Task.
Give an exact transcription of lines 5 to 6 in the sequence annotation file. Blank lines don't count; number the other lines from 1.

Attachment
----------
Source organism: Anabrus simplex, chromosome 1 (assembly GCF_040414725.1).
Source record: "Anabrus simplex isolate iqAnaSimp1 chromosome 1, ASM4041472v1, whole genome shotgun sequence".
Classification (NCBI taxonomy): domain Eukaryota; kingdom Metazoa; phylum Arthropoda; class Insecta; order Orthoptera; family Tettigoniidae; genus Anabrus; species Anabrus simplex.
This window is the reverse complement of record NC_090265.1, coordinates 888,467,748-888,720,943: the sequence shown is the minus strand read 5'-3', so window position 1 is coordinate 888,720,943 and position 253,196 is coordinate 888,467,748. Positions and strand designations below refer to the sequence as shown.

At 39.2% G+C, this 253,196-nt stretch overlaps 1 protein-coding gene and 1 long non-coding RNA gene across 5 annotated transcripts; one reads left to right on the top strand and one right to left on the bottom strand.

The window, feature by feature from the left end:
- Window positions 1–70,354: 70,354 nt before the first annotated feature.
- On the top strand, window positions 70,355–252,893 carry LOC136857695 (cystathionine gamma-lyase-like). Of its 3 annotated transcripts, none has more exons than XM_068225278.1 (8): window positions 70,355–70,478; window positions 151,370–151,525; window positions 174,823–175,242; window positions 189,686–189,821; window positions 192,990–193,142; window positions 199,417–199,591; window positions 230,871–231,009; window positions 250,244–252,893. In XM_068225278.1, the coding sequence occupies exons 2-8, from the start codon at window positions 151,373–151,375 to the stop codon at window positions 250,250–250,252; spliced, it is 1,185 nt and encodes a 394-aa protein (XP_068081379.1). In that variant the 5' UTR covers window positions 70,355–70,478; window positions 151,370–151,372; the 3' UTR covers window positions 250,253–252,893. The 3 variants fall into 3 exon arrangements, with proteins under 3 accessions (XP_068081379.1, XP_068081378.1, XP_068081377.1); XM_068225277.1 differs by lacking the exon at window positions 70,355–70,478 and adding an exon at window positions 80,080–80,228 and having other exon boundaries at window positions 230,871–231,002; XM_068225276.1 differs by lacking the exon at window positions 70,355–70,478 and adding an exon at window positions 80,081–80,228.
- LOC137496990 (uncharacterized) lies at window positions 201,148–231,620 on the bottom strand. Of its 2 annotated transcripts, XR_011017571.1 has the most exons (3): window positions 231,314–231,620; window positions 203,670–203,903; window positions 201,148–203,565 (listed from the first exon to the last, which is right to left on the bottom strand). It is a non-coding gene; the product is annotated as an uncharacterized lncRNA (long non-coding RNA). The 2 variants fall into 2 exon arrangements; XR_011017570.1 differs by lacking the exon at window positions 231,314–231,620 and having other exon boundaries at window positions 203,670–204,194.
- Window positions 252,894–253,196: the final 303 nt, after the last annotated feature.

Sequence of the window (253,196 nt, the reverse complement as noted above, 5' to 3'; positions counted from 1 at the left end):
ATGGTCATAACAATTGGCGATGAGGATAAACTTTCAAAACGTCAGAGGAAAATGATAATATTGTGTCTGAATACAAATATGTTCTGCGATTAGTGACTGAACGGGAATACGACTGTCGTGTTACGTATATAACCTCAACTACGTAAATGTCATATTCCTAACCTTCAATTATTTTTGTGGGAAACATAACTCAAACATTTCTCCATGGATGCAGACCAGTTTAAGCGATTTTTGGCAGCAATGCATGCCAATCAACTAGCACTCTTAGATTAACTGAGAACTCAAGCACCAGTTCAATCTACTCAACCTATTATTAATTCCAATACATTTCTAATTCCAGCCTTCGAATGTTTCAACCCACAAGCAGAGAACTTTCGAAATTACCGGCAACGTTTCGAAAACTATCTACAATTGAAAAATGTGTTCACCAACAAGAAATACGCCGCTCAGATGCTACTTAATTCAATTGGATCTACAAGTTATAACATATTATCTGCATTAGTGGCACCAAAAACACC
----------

At 39.2% G+C, this 253,196-nt stretch overlaps 1 protein-coding gene and 1 long non-coding RNA gene across 5 annotated transcripts; one reads left to right on the top strand and one right to left on the bottom strand.

The window, feature by feature from the left end: